I was wondering if there was a relatively straightforward algorithm for compressing image using Fourier transforms. I was thinking that I could transform an image into frequency space and then perform a lowpass filter on the image to set all the lesser frequencies to zero, then perform a run-length-encoding on the data to pack the zeroes. However, I have been running into trouble with this method, since the decoded image largely has zero values (i.e. it is mostly black). Am I completely off target or what?

# Image Compression Using Fourier Transforms

Started by ●April 23, 2009

Reply by ●April 23, 20092009-04-23

pierrefrancescoster@gmail.com wrote:> I was wondering if there was a relatively straightforward algorithm > for compressing image using Fourier transforms.Yes. It is called JPEG. Except that it uses DCT, not fourier, which has the advantage that the resulting values are real (not complex).> I was thinking that I > could transform an image into frequency space and then perform a > lowpass filter on the image to set all the lesser frequencies to zero,What is a "lesser" frequency? You usually want to quantize the data (represent it with less precision).> then perform a run-length-encoding on the data to pack the zeroes.That's also called JPEG, almost exactly, including the runlength part. Here, for traditional reasons, the DCT is windowed to 8x8 blocks, but surely larger block sizes are possible (though then not covered by the standard).> However, I have been running into trouble with this method, since the > decoded image largely has zero values (i.e. it is mostly black). Am I > completely off target or what?No, but you seem to have a bug somewhere. So long, Thomas

Reply by ●April 23, 20092009-04-23

On Apr 23, 3:24�pm, Thomas Richter <t...@math.tu-berlin.de> wrote:> pierrefrancescos...@gmail.com wrote: > > I was wondering if there was a relatively straightforward algorithm > > for compressing image using Fourier transforms. > > Yes. It is called JPEG. Except that it uses DCT, not fourier, which has > the advantage that the resulting values are real (not complex).Thanks for your quick reply. I posted the same question on scienceforums.com and physicsforums.com, and I have not received a single reply yet. I have looked at the JPEG compression methods, and I was hoping for something a little bit easier to implement. JPEG involves converting to YCrCb colors, the DCT transform, quantizing the results and doing entropy coding. Since I am doing this for a course in Computational Physics, I was looking for more straightforward methods.> > I was thinking that I > > could transform an image into frequency space and then perform a > > lowpass filter on the image to set all the lesser frequencies to zero, > > What is a "lesser" frequency? You usually want to quantize the data > (represent it with less precision).I meant a frequency with a lower amplitude value (i.e. when you have the matrix representing the 2d transformed image, I am talking about the values that are less than the others). Is there anyway to find a good quantization table for grayscale or RGB images (or generate it)? Since I am using Matlab, I was also hoping for a method that did not involve bit size. The method does not have to produce 'good' compression; I just need something that will produce an output matrix with fewer elements than an input matrix.> > then perform a run-length-encoding on the data to pack the zeroes. > > That's also called JPEG, almost exactly, including the runlength part. > Here, for traditional reasons, the DCT is windowed to 8x8 blocks, but > surely larger block sizes are possible (though then not covered by the > standard). > > > However, I have been running into trouble with this method, since the > > decoded image largely has zero values (i.e. it is mostly black). Am I > > completely off target or what? > > No, but you seem to have a bug somewhere. > > So long, > � � � � Thomas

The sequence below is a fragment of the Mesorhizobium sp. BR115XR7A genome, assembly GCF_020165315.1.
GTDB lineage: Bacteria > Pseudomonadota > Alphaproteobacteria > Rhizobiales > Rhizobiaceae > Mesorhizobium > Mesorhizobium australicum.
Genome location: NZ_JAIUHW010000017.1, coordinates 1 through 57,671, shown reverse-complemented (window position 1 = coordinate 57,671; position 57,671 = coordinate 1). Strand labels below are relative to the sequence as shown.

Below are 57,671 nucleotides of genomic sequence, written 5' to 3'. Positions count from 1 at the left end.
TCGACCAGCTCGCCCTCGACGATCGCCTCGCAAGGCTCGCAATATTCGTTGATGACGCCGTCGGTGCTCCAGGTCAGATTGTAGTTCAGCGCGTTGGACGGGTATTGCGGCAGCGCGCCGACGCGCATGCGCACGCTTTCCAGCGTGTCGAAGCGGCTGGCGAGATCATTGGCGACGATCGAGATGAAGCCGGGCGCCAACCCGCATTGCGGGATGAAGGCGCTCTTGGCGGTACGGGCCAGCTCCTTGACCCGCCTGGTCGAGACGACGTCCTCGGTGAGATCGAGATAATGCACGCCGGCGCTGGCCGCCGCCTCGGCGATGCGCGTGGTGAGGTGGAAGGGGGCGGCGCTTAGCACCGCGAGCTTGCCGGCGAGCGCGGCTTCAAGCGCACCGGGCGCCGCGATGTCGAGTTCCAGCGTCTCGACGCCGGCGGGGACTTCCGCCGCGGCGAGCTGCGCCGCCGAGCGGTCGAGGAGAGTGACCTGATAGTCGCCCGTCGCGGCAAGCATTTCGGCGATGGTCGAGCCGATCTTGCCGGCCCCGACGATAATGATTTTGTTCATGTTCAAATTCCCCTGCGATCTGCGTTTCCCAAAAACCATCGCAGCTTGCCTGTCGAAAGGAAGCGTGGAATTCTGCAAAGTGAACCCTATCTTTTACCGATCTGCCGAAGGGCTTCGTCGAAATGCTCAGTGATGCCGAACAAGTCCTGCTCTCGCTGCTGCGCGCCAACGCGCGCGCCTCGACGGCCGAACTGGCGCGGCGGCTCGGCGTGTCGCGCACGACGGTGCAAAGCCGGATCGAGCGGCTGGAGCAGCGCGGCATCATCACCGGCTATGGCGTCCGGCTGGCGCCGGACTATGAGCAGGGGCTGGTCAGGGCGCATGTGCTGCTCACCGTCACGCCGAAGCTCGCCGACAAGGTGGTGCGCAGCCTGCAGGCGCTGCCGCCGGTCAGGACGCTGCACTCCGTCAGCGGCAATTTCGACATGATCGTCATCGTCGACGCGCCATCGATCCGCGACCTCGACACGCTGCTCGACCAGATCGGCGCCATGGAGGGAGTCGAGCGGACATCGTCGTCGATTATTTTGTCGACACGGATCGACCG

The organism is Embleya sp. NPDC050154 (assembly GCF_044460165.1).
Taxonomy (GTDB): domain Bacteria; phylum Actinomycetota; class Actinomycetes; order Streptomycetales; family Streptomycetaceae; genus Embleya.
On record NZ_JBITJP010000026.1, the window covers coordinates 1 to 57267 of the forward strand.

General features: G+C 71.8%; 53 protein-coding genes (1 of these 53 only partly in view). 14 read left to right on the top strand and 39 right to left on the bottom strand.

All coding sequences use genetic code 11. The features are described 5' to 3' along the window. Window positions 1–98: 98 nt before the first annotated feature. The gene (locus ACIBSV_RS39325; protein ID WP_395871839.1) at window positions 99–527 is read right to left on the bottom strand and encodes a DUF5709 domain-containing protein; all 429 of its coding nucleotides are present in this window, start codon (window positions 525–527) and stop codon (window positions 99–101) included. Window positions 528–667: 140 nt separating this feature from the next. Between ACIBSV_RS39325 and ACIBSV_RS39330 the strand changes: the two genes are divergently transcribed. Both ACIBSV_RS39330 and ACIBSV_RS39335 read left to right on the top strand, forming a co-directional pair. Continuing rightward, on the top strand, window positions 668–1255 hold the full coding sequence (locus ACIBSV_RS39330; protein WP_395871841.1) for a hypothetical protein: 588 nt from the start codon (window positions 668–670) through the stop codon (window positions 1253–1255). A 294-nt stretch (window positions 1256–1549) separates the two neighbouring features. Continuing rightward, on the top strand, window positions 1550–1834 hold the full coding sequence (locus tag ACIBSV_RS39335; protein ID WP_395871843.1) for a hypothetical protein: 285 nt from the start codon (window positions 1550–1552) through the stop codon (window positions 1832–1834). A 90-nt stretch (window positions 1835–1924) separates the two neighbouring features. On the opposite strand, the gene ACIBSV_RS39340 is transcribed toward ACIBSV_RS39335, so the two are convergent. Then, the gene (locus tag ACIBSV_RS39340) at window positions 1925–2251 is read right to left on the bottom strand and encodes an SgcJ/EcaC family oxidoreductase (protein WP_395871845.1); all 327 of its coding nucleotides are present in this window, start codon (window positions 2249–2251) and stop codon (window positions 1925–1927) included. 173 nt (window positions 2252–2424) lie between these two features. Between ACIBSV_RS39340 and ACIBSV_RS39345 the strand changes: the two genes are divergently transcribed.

Reply by ●April 23, 20092009-04-23

In comp.dsp pierrefrancescoster@gmail.com wrote:> I was wondering if there was a relatively straightforward algorithm > for compressing image using Fourier transforms. I was thinking that I > could transform an image into frequency space and then perform a > lowpass filter on the image to set all the lesser frequencies to zero, > then perform a run-length-encoding on the data to pack the zeroes. > However, I have been running into trouble with this method, since the > decoded image largely has zero values (i.e. it is mostly black). Am I > completely off target or what?Much research has gone into that problem, which you should probably look at before trying to reinvent it. JPEG uses 8 by 8 blocks, and DCT. For a blocked transform, DCT is a much better choice, as the boundary condition makes boundaries much less visible than DFT (FFT). The blocked transform has the advantage that it works well with images that have large areas with only low frequencies (no sharp edges), but other areas that do have sharp edges. In other words, put the bits where they do the most good. (That won't help for resolution test patterns, but works well for ordinary people pictures.) -- glen

Reply by ●April 23, 20092009-04-23